INTRODUCTION: Sepsis may be associated with disturbances in cerebral oxygen transport and cerebral haemodynamic function, thus rendering the brain particularly susceptible to hypoxia. The purpose of this study was to assess the impact of isocapnic hypoxia and hyperoxia on dynamic cerebral autoregulation in a human-experimental model of the systemic inflammatory response during the early stages of sepsis.
METHODS: A total of ten healthy volunteers were exposed to acute isocapnic inspiratory hyperoxia (FIO₂ = 40%) and hypoxia (FIO₂ = 12%) before and after a 4-hour lipopolysaccharide (LPS) infusion (2 ng kg-1). Middle cerebral artery blood follow velocity was assessed using transcranial Doppler ultrasound, and dynamic autoregulation was evaluated by transfer function analysis.
RESULTS: Transfer function analysis revealed an increase in the phase difference between mean arterial blood pressure and middle cerebral artery blood flow velocity in the low frequency range (0.07-0.20 Hz) after LPS (P<0.01). In contrast, there were no effects of either isocapnic hyperoxia or hypoxia on dynamic autoregulation, and the cerebral oxygen vasoreactivity to both hyperoxia and hypoxia was unaffected by LPS.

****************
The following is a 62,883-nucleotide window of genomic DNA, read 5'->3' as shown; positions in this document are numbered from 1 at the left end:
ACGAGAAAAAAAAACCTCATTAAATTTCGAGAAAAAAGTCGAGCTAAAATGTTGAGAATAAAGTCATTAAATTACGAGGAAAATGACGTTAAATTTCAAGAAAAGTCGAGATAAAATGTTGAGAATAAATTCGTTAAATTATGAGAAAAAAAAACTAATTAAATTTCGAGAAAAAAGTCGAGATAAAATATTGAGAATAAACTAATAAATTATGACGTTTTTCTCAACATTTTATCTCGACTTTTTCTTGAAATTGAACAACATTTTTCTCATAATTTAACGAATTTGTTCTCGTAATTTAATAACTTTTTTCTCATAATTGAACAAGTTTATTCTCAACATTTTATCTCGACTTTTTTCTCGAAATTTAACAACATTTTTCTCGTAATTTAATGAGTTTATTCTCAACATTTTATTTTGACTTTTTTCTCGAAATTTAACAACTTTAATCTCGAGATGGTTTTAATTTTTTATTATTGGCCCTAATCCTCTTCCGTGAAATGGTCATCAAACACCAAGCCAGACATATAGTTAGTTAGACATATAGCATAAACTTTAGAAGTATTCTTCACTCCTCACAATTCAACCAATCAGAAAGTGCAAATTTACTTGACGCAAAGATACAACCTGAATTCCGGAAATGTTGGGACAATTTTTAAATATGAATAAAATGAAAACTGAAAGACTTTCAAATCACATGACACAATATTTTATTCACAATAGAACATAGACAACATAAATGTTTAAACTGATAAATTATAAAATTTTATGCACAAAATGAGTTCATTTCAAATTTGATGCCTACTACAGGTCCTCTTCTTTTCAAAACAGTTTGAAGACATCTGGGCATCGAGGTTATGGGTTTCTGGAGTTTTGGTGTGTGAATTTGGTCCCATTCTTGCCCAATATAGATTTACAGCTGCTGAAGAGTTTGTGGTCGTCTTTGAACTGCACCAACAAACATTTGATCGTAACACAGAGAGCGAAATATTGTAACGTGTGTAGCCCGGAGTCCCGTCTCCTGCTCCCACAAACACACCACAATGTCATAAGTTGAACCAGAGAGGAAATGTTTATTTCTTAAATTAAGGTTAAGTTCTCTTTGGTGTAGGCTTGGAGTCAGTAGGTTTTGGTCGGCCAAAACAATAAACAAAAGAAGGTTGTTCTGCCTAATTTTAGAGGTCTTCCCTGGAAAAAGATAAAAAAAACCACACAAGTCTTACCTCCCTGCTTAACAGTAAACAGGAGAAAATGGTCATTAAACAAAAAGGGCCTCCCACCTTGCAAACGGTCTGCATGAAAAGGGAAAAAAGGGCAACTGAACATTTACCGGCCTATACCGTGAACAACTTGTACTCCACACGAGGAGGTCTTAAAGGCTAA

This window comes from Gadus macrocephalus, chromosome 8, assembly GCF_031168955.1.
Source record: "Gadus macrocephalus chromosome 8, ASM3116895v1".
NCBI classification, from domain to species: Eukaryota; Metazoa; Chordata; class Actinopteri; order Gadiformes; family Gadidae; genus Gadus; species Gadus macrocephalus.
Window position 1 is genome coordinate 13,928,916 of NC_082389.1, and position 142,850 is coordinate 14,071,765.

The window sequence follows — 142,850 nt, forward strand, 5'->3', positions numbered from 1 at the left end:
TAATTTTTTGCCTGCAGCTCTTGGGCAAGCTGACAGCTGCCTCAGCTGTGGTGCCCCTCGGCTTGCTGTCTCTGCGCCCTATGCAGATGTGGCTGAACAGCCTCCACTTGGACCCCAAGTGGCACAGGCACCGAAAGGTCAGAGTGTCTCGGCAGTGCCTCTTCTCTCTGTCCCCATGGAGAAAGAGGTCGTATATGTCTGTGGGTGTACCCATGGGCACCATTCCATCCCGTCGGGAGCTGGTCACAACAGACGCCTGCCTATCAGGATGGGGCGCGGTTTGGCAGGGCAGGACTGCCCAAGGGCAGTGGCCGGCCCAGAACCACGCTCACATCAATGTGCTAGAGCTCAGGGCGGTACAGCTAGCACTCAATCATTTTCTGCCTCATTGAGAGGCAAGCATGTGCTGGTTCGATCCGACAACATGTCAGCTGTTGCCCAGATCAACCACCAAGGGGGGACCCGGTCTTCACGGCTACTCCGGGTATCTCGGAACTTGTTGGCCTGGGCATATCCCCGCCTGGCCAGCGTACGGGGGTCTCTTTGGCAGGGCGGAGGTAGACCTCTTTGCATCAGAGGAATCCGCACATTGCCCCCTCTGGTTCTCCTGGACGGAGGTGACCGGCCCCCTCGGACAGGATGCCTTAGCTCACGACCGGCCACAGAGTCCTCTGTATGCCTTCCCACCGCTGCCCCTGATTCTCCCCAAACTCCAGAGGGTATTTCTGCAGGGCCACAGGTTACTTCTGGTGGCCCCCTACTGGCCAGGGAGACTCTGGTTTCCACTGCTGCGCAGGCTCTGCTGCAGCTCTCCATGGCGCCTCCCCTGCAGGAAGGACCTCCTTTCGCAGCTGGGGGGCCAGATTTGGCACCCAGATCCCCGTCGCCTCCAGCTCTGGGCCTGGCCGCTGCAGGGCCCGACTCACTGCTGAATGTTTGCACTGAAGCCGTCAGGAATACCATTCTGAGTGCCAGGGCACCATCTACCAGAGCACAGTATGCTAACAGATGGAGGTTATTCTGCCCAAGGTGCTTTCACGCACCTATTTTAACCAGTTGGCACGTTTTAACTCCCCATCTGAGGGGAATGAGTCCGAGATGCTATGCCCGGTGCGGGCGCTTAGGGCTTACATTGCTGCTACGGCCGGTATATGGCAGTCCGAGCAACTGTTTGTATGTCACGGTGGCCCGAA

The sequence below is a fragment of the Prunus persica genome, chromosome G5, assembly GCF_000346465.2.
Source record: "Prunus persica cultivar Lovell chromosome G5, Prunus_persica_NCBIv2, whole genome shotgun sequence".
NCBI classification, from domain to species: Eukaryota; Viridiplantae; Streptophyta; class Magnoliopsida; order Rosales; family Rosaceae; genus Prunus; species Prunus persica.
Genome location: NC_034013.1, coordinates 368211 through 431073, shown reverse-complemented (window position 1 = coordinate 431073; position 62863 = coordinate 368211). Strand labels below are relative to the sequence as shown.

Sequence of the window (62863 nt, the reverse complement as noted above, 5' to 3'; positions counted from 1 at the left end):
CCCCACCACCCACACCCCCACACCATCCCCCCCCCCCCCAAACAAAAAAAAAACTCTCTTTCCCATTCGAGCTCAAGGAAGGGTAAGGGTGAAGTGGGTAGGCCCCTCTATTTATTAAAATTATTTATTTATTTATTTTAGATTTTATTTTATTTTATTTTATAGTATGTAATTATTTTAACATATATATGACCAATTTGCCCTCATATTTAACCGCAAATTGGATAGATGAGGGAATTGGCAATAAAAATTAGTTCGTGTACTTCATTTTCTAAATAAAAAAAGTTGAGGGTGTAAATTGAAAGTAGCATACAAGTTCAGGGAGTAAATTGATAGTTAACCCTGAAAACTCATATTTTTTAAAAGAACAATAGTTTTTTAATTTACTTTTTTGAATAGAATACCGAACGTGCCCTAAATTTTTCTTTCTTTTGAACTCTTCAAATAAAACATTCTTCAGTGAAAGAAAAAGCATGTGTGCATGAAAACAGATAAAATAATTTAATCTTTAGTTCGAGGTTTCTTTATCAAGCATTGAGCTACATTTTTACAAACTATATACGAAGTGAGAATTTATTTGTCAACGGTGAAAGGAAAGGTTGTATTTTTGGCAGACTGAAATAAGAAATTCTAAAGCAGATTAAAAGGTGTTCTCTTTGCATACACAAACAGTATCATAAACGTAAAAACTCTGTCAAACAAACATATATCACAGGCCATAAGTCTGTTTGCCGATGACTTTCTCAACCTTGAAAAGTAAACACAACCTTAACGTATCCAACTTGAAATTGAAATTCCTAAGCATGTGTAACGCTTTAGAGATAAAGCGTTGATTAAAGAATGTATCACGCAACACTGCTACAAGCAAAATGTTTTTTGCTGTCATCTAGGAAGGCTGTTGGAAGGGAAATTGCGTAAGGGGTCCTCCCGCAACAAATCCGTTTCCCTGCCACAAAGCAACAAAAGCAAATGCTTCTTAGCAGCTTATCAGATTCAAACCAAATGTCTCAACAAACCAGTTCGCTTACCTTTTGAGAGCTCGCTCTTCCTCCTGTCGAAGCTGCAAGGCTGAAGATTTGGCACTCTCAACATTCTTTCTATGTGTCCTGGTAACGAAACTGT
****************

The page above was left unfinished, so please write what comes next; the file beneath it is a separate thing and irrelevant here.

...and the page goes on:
CONCLUSIONS: The observed increase in phase suggests that dynamic cerebral autoregulation is enhanced after LPS infusion and resistant to any effects of acute hypoxia; this may protect the brain from ischaemia and/or blood-brain barrier damage during the early stages of sepsis.
- Blood Flow Velocity
- Cerebral Cortex
- Healthy Volunteers
- Infusions, Intravenous
- Middle Cerebral Artery
- Ultrasonography, Doppler, Transcranial
- Young Adult